Quantification of skin acrylate adducts.
NIOSH 2001 Dec; :1-7
This project aimed to develop a noninvasive procedure for collection of an epidermal tissue sample and to detect the deposition and penetration of a multifunctional acrylates into the stratum corneum and the formation of acrylate-keratin protein adducts as a biomarker of exposure. Although a reliable and reproducible tape-stripping procedure was developed for tripropylene glycol diacrylate (TPGDA) exposed human skin, synthesis of a TPGDA-protein haptenic complex failed to produce epitope specific antisera for quantification. Two different methods to produce antisera failed, most likely, due to cross-linking of difunctional acrylate to multiple nonspecific sites. Therefore, an alternative procedure was adopted in order to accomplish the principal goals of this project. The alternative procedure focused on the preparation of a conjugated haptenic-peptide synthesized from benzene and naphthalene. Conjugated haptenicpeptides synthesized from benzene or naphthalene (adduction to form S-phenylcysteine) substituted cysteines complexed to keyhole limpet hemocyanin (KLH) were synthesized and the antibodies produced using New Zealand white rabbits. This successful demonstration of an antigenic epitope using this method provides a model for synthesis of an acrylated cysteine for synthesis of an antigenic keratin-lor keratin-lO peptide for preparation of an immunogenic complex. In addition, a reliable and reproducible tape-stripping procedure for sampling and isolation of naphthalene-keratin adducts (antigen) from the stratum corneum under defined laboratory conditions was developed and tested on human volunteers exposed to jet fuel instead of TPGDA. Keratin concentration as well as naphthalene concentration (as a marker for jet fuel exposure) from the adhesive tape strips were determined. This method can be used for isolation of keratin protein for identification and quantification of adducts by an enzyme-linked immunoabsorbent assay (ELISA). We will continue the project by validating the developed methods under occupational exposure settings. This research can be extended to make it possible to define the dermal exposure to any hazardous chemical that reacts with keratin-rich epidermis, in either occupational or environmental exposure conditions. The results increase our knowledge of the correlation of dermal exposure with both the dermal dose and the potential dermal and systemic effects.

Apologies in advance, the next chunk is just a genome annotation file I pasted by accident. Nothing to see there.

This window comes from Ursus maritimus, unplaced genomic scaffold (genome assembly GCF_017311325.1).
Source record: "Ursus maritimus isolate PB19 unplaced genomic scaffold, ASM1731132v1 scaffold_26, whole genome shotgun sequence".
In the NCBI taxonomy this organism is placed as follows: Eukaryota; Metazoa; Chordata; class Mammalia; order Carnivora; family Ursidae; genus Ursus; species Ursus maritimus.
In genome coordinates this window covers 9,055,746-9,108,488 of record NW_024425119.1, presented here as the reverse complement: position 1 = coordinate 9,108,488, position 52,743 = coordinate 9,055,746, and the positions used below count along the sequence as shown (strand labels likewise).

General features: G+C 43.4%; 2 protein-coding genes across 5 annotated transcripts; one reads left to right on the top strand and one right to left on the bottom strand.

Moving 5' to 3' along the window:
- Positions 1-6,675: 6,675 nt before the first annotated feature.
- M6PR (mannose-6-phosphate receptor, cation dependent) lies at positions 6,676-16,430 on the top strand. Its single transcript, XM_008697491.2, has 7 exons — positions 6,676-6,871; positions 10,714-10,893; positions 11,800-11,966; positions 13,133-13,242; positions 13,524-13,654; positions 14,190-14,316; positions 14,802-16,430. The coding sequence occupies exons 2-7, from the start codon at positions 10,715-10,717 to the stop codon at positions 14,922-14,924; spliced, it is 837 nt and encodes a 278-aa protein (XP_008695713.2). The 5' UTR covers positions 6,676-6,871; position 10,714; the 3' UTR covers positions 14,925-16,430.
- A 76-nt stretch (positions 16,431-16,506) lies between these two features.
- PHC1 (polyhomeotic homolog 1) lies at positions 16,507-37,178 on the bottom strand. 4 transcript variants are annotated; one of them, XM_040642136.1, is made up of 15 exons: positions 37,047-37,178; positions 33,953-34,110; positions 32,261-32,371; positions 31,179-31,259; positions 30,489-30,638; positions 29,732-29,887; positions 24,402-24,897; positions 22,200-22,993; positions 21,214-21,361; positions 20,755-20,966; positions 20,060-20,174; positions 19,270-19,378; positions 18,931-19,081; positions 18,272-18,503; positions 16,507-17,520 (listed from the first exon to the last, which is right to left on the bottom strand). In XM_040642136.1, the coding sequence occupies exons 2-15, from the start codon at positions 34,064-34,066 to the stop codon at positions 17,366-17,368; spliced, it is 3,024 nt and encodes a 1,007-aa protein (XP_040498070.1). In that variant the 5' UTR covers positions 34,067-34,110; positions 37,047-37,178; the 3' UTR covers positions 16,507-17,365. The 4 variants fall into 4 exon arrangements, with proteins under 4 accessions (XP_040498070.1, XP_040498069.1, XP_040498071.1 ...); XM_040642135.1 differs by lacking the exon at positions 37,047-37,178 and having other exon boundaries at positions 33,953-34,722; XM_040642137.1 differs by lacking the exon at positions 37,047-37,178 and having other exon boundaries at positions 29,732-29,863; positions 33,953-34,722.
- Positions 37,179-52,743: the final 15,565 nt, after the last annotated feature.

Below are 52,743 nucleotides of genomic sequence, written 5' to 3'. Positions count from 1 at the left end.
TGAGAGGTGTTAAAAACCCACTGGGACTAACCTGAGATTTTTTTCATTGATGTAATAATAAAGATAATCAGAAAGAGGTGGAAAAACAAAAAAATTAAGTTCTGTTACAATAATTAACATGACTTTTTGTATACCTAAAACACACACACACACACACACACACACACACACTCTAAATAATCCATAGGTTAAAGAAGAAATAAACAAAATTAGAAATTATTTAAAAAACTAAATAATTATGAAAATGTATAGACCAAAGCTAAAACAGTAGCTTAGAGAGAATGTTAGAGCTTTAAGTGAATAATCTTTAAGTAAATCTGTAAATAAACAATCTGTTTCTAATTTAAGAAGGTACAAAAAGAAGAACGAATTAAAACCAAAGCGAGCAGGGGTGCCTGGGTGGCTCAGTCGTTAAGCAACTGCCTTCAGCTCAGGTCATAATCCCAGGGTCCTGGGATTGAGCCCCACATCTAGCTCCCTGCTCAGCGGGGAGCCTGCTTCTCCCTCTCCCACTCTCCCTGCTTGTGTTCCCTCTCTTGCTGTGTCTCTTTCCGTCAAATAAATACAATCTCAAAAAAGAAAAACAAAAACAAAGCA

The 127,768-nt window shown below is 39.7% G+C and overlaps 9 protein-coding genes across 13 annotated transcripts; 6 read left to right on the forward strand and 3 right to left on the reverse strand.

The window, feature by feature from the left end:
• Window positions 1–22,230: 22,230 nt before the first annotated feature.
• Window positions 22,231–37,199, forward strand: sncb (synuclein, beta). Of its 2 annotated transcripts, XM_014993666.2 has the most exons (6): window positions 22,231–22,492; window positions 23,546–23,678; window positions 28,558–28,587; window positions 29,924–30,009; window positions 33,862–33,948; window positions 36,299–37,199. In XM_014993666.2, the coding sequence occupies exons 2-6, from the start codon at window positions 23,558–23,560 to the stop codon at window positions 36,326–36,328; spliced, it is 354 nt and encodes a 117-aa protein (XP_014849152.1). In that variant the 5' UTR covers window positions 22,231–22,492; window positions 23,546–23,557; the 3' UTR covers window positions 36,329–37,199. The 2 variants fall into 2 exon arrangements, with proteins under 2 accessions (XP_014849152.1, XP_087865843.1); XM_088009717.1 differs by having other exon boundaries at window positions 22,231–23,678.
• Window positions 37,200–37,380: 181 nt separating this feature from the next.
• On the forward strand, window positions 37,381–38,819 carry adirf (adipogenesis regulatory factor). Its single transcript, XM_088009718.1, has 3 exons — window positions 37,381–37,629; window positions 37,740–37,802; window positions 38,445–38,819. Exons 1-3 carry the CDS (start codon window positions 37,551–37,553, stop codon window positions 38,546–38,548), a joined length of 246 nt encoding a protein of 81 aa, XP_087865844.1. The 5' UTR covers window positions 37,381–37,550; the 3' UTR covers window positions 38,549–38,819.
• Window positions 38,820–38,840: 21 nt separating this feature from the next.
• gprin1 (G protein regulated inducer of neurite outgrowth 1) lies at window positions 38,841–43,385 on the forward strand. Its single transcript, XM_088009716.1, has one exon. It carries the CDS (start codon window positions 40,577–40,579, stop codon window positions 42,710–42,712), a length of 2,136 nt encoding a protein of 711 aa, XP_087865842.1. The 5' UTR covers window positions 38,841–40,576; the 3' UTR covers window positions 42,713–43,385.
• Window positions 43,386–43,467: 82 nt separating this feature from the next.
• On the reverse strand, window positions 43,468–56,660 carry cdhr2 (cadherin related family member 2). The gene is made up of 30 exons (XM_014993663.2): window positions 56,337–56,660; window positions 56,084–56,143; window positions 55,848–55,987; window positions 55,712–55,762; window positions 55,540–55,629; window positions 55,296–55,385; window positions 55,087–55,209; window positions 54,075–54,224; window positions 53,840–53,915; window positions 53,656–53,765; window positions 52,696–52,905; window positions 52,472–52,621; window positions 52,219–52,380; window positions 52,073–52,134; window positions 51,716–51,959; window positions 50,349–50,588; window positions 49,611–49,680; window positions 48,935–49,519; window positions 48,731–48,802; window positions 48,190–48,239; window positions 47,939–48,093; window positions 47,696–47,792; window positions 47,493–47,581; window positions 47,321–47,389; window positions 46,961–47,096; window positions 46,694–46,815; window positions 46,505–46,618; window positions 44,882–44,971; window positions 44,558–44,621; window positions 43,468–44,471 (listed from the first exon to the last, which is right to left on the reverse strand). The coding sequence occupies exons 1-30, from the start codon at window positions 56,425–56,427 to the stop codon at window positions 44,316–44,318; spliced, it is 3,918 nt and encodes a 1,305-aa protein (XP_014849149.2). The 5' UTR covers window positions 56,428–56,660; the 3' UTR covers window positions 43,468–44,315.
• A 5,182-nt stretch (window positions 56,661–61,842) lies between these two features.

Dermatitis; Skin; Skin-absorption; Skin-diseases; Skin-tests; Sampling; Sampling-methods; Biological-monitoring; Acrylates; Adhesives; Proteins; Peptides; Antigens; Immunological-tests
University of North Carolina, School of Public Health, Department of Environmental Sciences and Engineering, CB#7431, Rosenau Hall, Chapel Hill, NC 27599-7400
Final Grant Report
Disease and Injury; Allergic and Irritant Dermatitis
National Institute for Occupational Safety and Health
University of North Carolina, School of Public Health, Department of Environmental Sciences and Engineering, Chapel Hill, North Carolina